Once I pay I try not to think about it anymore. If only the story ended there, but no. The officer had more news in store saved for me. While I am still trying to digest the cost of this visa with the feeling having chewed glass, he returns my passport and adds:

-Very good, here it is Monsieur. Now you have 7 days to present yourself at the immigration office in Ouagadougou to obtain the final visa - He tells me calmly s

- Whaaat ????? 7 days? But I plan to go in the direction of Niger / Mali and reach Ouagadougou in 25 days !!! - I tell him again trying to keep my eyes from falling off my face.

-Aww no Monsieur, this is a temporary visa stamp valid for only 7 days. Your final visa, valid for 90 days is issued in Ouagadougou. There's no other way.

I take a deep deep breath. Now, while chewing glass I feel that I need a shot of ammonia to pass it through my windpipe. I will have to reconfigure my entire well-thought out in advance plan. Honestly, I don't even know why I am so surprised, given that African bureaucracy seems to be a hallucinogenic trip at times. As if that wasn’t enough, this is also an expensive one.

By the time I leave the border, trying with all my effort to digest the blend of glass and I have just swalloed, I find myself standing at a crossroads of orange dirt streets in the bustling centre of the semi-desert town of Sangha. In front of me, the traffic consists of donkey-pulled cars, prehistoric bicycles, some noisy motorcycles and people of many different ethnicities coming and going. Walking with the bicycle under the hot midday sun, I look for a place with an electric generator to see if I can get a cold drink. As I walk, I stumble upon a cardboard box that says: TERMIDOR !!! (the most popular, low-cost Argentine wine, consumed mostly by working class people). Termidor? ... I think about it, I process it ... TERMIDOOOR ??? It can't be! Now I'm really hallucinating. I can't be seeing a cardboard of Termidor in Burkina Faso, if this is not globalization, then what is it.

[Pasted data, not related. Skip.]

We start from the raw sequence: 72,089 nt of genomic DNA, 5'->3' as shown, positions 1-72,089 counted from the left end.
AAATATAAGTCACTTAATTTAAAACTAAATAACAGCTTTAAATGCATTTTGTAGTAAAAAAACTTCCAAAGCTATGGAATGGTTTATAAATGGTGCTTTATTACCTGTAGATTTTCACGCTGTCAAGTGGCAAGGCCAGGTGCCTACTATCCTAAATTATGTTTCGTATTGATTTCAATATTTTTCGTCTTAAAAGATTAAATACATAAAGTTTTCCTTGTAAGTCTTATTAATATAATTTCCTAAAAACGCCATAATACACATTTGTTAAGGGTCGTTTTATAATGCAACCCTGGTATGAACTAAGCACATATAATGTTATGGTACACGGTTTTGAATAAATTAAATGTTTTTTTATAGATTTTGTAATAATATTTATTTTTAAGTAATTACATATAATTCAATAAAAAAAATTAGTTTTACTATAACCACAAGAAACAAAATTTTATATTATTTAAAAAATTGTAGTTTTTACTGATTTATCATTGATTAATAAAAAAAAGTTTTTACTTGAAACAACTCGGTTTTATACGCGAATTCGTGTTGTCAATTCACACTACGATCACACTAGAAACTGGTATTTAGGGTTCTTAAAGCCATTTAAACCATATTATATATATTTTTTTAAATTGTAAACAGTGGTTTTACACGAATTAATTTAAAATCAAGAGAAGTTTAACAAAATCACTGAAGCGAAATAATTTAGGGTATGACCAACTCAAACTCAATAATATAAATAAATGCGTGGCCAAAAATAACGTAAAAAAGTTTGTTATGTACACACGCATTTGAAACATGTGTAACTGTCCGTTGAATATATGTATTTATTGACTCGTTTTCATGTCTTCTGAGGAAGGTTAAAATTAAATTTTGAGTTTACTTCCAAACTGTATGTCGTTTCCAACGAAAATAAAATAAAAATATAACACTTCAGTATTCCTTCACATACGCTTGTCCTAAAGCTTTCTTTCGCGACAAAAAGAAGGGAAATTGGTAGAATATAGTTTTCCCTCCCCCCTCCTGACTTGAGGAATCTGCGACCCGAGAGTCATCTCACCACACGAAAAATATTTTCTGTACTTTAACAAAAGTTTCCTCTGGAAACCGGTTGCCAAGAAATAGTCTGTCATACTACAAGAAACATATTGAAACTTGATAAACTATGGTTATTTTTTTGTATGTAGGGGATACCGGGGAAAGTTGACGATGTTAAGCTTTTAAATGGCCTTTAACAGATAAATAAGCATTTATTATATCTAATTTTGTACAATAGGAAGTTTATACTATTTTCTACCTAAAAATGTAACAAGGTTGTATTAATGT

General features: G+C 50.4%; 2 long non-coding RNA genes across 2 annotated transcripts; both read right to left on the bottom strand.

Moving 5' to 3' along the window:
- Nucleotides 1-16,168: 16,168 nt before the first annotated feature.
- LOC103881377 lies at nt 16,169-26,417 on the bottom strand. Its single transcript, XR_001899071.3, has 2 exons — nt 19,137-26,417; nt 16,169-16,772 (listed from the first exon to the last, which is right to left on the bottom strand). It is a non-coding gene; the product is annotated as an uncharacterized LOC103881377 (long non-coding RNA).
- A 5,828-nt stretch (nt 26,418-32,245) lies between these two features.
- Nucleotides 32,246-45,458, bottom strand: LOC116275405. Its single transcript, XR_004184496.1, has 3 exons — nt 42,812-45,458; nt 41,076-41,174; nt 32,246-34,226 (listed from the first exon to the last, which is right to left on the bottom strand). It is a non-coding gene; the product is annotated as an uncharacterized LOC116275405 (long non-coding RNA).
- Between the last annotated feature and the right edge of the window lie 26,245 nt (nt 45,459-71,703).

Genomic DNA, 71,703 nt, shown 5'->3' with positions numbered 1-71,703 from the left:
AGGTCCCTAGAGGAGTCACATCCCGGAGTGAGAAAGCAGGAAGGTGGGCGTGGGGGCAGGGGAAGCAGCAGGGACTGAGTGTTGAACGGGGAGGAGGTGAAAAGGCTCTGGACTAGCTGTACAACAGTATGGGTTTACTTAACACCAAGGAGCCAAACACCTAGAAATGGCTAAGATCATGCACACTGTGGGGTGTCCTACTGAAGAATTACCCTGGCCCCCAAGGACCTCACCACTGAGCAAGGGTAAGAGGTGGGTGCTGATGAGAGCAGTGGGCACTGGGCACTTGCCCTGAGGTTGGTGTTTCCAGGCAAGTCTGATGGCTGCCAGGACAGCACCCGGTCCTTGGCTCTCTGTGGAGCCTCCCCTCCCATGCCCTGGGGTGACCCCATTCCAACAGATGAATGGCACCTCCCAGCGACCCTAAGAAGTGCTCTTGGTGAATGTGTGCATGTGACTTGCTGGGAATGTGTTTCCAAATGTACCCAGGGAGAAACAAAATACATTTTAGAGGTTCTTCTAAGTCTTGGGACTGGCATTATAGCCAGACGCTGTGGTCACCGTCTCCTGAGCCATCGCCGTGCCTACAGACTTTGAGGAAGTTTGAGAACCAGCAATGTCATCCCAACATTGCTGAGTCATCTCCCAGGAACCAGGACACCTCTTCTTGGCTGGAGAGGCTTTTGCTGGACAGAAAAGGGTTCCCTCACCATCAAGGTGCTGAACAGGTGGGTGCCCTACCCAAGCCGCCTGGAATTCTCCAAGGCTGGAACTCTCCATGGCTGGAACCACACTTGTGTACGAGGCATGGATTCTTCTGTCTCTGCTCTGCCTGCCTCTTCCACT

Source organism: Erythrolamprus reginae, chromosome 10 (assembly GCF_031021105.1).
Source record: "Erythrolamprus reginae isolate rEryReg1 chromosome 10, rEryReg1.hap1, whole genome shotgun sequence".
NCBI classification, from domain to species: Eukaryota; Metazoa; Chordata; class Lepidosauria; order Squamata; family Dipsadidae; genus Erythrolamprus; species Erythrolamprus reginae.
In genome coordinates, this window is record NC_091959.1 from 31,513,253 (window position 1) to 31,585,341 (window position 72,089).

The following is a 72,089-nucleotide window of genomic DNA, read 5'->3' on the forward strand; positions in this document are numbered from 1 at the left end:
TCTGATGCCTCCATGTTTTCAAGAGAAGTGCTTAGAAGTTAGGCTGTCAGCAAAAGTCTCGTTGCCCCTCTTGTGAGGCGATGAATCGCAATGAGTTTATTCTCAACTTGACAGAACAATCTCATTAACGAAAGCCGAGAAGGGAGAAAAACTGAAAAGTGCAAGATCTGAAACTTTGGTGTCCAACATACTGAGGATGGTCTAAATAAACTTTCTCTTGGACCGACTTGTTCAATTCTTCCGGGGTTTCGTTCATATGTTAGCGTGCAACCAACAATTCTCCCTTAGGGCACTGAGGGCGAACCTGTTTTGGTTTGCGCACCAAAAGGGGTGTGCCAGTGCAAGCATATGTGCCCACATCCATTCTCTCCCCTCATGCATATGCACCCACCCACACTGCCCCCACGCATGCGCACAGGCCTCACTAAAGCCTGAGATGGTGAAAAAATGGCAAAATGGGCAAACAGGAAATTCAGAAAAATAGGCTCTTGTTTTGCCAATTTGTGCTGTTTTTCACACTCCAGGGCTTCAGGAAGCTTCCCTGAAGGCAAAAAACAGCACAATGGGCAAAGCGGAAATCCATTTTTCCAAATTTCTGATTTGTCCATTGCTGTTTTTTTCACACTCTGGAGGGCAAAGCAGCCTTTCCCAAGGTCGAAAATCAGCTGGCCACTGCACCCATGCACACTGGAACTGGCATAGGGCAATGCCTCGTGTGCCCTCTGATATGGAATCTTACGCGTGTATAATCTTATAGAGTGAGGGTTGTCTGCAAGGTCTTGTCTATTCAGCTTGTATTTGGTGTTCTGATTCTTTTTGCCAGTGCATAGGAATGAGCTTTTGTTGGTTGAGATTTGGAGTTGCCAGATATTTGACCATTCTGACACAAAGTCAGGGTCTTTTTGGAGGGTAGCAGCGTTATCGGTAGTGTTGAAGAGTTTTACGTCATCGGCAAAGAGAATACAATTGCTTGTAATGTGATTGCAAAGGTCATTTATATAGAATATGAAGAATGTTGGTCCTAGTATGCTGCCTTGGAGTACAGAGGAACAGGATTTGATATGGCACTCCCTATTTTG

This is my entry to the country I had dreamed of: Burkina Faso, or “Bureaucracy Folly”. I guess those are the big surprises that bring those things that intrigue us the most, and that is what makes them so unique and special. These things do not happen on the border between Switzerland and Austria or between Norway and Sweden, where everything is predictable and coldly precalculated. That is why much of the magic of adventure is precisely in the very impossibility of predicting events and moving forward spontaneously as things happen one after another. Although sometimes they are frustrating events, they bring to our life both physical and psychological challenges that are necessary to grow. That is why I decide to finish digesting my glasses with ammonia and enjoy, because after all, all this is part of a great adventure that I am choosing for myself.